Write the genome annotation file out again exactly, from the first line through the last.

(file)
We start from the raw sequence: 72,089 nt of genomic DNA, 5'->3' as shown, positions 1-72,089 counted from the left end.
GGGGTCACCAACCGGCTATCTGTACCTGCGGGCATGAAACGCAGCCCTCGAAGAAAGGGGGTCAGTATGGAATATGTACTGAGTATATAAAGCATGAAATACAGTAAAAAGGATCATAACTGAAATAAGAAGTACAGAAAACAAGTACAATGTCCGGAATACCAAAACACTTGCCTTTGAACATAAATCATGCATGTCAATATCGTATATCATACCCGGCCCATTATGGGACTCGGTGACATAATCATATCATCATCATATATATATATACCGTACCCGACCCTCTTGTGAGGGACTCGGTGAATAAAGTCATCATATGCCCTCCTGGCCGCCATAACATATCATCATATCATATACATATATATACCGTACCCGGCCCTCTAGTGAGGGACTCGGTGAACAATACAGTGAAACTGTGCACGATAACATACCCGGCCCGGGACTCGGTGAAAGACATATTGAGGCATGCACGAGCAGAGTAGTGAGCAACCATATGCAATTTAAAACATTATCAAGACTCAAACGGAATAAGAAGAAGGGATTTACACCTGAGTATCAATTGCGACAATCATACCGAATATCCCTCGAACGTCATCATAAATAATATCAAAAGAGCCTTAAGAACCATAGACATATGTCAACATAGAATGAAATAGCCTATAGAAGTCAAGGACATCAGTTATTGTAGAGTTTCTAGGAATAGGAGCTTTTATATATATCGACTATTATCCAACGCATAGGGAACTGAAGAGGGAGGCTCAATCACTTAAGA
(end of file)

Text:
We start from the raw sequence: 72,089 nt of genomic DNA, 5'->3' as shown, positions 1-72,089 counted from the left end.
GGGGTCACCAACCGGCTATCTGTACCTGCGGGCATGAAACGCAGCCCTCGAAGAAAGGGGGTCAGTATGGAATATGTACTGAGTATATAAAGCATGAAATACAGTAAAAAGGATCATAACTGAAATAAGAAGTACAGAAAACAAGTACAATGTCCGGAATACCAAAACACTTGCCTTTGAACATAAATCATGCATGTCAATATCGTATATCATACCCGGCCCATTATGGGACTCGGTGACATAATCATATCATCATCATATATATATATACCGTACCCGACCCTCTTGTGAGGGACTCGGTGAATAAAGTCATCATATGCCCTCCTGGCCGCCATAACATATCATCATATCATATACATATATATACCGTACCCGGCCCTCTAGTGAGGGACTCGGTGAACAATACAGTGAAACTGTGCACGATAACATACCCGGCCCGGGACTCGGTGAAAGACATATTGAGGCATGCACGAGCAGAGTAGTGAGCAACCATATGCAATTTAAAACATTATCAAGACTCAAACGGAATAAGAAGAAGGGATTTACACCTGAGTATCAATTGCGACAATCATACCGAATATCCCTCGAACGTCATCATAAATAATATCAAAAGAGCCTTAAGAACCATAGACATATGTCAACATAGAATGAAATAGCCTATAGAAGTCAAGGACATCAGTTATTGTAGAGTTTCTAGGAATAGGAGCTTTTATATATATCGACTATTATCCAACGCATAGGGAACTGAAGAGGGAGGCTCAATCACTTAAGA